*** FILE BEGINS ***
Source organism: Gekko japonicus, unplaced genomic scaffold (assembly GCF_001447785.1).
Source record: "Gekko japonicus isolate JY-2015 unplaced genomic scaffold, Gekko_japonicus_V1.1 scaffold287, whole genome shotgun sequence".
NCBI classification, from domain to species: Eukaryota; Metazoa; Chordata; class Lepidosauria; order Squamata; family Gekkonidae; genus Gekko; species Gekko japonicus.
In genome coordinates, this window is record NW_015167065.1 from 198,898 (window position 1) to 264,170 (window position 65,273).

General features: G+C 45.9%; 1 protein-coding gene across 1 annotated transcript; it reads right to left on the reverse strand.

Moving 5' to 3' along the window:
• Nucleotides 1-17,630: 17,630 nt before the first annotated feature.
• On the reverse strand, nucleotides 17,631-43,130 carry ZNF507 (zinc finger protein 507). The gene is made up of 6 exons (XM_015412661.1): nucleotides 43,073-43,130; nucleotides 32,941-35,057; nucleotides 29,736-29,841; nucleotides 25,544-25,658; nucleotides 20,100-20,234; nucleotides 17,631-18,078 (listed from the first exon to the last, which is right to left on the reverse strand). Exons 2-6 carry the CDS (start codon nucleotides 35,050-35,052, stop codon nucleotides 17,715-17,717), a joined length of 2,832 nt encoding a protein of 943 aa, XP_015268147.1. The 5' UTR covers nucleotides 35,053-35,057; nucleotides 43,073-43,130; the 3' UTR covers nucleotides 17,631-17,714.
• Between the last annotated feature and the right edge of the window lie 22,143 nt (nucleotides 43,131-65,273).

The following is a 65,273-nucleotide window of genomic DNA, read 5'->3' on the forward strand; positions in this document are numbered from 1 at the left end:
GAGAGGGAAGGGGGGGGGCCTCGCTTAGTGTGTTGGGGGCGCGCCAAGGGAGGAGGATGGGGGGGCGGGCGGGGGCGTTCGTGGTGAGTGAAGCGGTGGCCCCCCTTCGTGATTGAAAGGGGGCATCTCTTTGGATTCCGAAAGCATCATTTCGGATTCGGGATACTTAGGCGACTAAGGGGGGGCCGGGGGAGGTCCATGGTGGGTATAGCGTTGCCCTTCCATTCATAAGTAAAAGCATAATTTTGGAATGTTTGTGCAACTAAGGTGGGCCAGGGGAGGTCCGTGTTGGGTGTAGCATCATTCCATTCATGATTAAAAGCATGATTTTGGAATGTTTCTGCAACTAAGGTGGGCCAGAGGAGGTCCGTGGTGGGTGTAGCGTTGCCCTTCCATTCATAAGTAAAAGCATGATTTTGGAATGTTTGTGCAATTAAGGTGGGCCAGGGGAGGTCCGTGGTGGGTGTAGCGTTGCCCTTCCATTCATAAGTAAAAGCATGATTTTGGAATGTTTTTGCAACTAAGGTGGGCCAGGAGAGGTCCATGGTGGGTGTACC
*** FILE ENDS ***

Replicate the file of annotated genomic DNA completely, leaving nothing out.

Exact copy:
Source organism: Gekko japonicus, unplaced genomic scaffold (assembly GCF_001447785.1).
Source record: "Gekko japonicus isolate JY-2015 unplaced genomic scaffold, Gekko_japonicus_V1.1 scaffold287, whole genome shotgun sequence".
NCBI classification, from domain to species: Eukaryota; Metazoa; Chordata; class Lepidosauria; order Squamata; family Gekkonidae; genus Gekko; species Gekko japonicus.
In genome coordinates, this window is record NW_015167065.1 from 198,898 (window position 1) to 264,170 (window position 65,273).

General features: G+C 45.9%; 1 protein-coding gene across 1 annotated transcript; it reads right to left on the reverse strand.

Moving 5' to 3' along the window:
• Nucleotides 1-17,630: 17,630 nt before the first annotated feature.
• On the reverse strand, nucleotides 17,631-43,130 carry ZNF507 (zinc finger protein 507). The gene is made up of 6 exons (XM_015412661.1): nucleotides 43,073-43,130; nucleotides 32,941-35,057; nucleotides 29,736-29,841; nucleotides 25,544-25,658; nucleotides 20,100-20,234; nucleotides 17,631-18,078 (listed from the first exon to the last, which is right to left on the reverse strand). Exons 2-6 carry the CDS (start codon nucleotides 35,050-35,052, stop codon nucleotides 17,715-17,717), a joined length of 2,832 nt encoding a protein of 943 aa, XP_015268147.1. The 5' UTR covers nucleotides 35,053-35,057; nucleotides 43,073-43,130; the 3' UTR covers nucleotides 17,631-17,714.
• Between the last annotated feature and the right edge of the window lie 22,143 nt (nucleotides 43,131-65,273).

The following is a 65,273-nucleotide window of genomic DNA, read 5'->3' on the forward strand; positions in this document are numbered from 1 at the left end:
GAGAGGGAAGGGGGGGGGCCTCGCTTAGTGTGTTGGGGGCGCGCCAAGGGAGGAGGATGGGGGGGCGGGCGGGGGCGTTCGTGGTGAGTGAAGCGGTGGCCCCCCTTCGTGATTGAAAGGGGGCATCTCTTTGGATTCCGAAAGCATCATTTCGGATTCGGGATACTTAGGCGACTAAGGGGGGGCCGGGGGAGGTCCATGGTGGGTATAGCGTTGCCCTTCCATTCATAAGTAAAAGCATAATTTTGGAATGTTTGTGCAACTAAGGTGGGCCAGGGGAGGTCCGTGTTGGGTGTAGCATCATTCCATTCATGATTAAAAGCATGATTTTGGAATGTTTCTGCAACTAAGGTGGGCCAGAGGAGGTCCGTGGTGGGTGTAGCGTTGCCCTTCCATTCATAAGTAAAAGCATGATTTTGGAATGTTTGTGCAATTAAGGTGGGCCAGGGGAGGTCCGTGGTGGGTGTAGCGTTGCCCTTCCATTCATAAGTAAAAGCATGATTTTGGAATGTTTTTGCAACTAAGGTGGGCCAGGAGAGGTCCATGGTGGGTGTACC